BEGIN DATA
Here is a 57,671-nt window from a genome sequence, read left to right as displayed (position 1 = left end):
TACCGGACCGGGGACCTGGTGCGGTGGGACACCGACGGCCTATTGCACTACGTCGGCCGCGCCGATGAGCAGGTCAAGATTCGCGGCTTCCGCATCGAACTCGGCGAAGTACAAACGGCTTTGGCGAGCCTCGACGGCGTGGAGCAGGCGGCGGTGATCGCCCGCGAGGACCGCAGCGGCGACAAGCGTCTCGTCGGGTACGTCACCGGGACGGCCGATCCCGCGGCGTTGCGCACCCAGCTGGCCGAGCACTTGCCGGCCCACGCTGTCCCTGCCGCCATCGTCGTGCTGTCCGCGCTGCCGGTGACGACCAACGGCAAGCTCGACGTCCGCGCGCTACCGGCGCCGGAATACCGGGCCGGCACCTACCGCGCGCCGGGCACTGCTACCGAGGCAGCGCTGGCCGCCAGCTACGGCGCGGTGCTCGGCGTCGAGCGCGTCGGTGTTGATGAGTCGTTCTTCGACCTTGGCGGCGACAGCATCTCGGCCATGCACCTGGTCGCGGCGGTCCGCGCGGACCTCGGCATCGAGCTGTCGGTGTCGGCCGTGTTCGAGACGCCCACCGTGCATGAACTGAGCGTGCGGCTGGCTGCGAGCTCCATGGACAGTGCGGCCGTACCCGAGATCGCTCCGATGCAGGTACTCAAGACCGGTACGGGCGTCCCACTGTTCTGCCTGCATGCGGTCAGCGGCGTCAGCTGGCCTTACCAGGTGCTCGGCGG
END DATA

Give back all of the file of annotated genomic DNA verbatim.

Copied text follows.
Here is a 57,671-nt window from a genome sequence, read left to right as displayed (position 1 = left end):
TACCGGACCGGGGACCTGGTGCGGTGGGACACCGACGGCCTATTGCACTACGTCGGCCGCGCCGATGAGCAGGTCAAGATTCGCGGCTTCCGCATCGAACTCGGCGAAGTACAAACGGCTTTGGCGAGCCTCGACGGCGTGGAGCAGGCGGCGGTGATCGCCCGCGAGGACCGCAGCGGCGACAAGCGTCTCGTCGGGTACGTCACCGGGACGGCCGATCCCGCGGCGTTGCGCACCCAGCTGGCCGAGCACTTGCCGGCCCACGCTGTCCCTGCCGCCATCGTCGTGCTGTCCGCGCTGCCGGTGACGACCAACGGCAAGCTCGACGTCCGCGCGCTACCGGCGCCGGAATACCGGGCCGGCACCTACCGCGCGCCGGGCACTGCTACCGAGGCAGCGCTGGCCGCCAGCTACGGCGCGGTGCTCGGCGTCGAGCGCGTCGGTGTTGATGAGTCGTTCTTCGACCTTGGCGGCGACAGCATCTCGGCCATGCACCTGGTCGCGGCGGTCCGCGCGGACCTCGGCATCGAGCTGTCGGTGTCGGCCGTGTTCGAGACGCCCACCGTGCATGAACTGAGCGTGCGGCTGGCTGCGAGCTCCATGGACAGTGCGGCCGTACCCGAGATCGCTCCGATGCAGGTACTCAAGACCGGTACGGGCGTCCCACTGTTCTGCCTGCATGCGGTCAGCGGCGTCAGCTGGCCTTACCAGGTGCTCGGCGG